Malugani said there are three portables at the front of Chester Elementary that were going to removed and four portables at the back of the school that were going to be reroofed. He noted there are no portables at Chester High School, but that there are plans to build a permanent structure at the school.


Malugani said four portables at Quincy Elementary were going to be reroofed. At Quincy High School, four portables were scheduled for removal, because they are no longer needed. The board does not want portable buildings re-roofed just to be used for storage.


C.Roy Carmichael Elementary is the district’s newest campus composed mostly of portable buildings. Malugani said six portables at C.Roy Carmichael and three at Portola High are scheduled to be reroofed.


Malugani said there are no portables at Indian Valley Elementary. The plan is to re-roof the single portable at Greenville High.

Greenville High School gym

The floor, roof and sidewalls of the Greenville High School gym were water damaged.

Malugani and Bakker found that the edge of the gym roof was constructed improperly and was leaking water into the gym’s walls. They predicted that contractors would find water damage when they opened up walls for repairs.

They found that the center of the roof was undamaged, which would save the district money.

The perimeter of the main roof will be redesigned and rebuilt with multilayered material. The lower level of the gym will be replaced with a single-ply thermoplastic roof.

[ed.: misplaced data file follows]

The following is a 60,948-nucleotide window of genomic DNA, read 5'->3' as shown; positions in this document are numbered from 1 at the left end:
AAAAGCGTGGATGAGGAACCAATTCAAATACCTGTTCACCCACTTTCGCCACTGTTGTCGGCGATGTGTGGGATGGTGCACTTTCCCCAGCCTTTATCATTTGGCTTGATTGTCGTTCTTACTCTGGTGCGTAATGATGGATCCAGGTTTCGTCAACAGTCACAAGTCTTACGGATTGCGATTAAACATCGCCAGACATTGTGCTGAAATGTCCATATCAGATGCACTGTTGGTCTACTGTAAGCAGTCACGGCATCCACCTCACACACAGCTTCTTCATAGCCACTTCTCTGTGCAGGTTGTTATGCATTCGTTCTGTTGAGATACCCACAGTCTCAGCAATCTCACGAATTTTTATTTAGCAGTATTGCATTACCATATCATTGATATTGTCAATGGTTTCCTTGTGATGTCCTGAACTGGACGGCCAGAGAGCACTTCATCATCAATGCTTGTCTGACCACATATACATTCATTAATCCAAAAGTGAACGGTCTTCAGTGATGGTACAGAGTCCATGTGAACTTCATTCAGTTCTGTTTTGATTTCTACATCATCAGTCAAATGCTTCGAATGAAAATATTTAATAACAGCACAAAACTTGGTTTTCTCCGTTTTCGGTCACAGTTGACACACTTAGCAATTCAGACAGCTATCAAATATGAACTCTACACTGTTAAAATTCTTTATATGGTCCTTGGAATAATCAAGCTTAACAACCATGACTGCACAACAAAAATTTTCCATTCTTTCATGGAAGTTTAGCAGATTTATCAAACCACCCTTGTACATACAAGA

Gutters will be built around the perimeter of the gym with water exiting the roof via pipes located on the exterior of the building.

Contractors are going to add fill material to the back of the gym and grade it away from the building so that water will flow away from the building.

Storm drains, that carry storm water away from the gym, will be relocated from underneath the gym to locations farther away from the building.

The floor, which suffered moisture damage, is being replaced. Malugani hopes that contractors can start reconstruction of the gym soon.

When obstacles come up

Pierson said that contracts need to be changed sometimes as conditions change.

He said, change orders have to be made immediately or the contractor, who has to keep his workers busy, will leave for another job site. “And when that happens,” Pierson said, “It’s hell to get them back.”

Pierson noted that two solutions are possible: First, allow the superintendent to make work order changes up to a given dollar amount.

Second, create a subcommittee from the school board that can work with the superintendent to make decisions about more expensive changes.

Building it right

Pierson said, “When I do something, I like to do it right.” The board agreed with Pierson’s intent to ensure that “all our facilities will be in good shape 20 to 30 years down the road.”

Pierson proclaimed, “Preventative maintenance could have prevented all this damage. He repeated earlier statements, “We need to have a preventative maintenance plan for everything we own. We need to become proactive in protecting our investments.”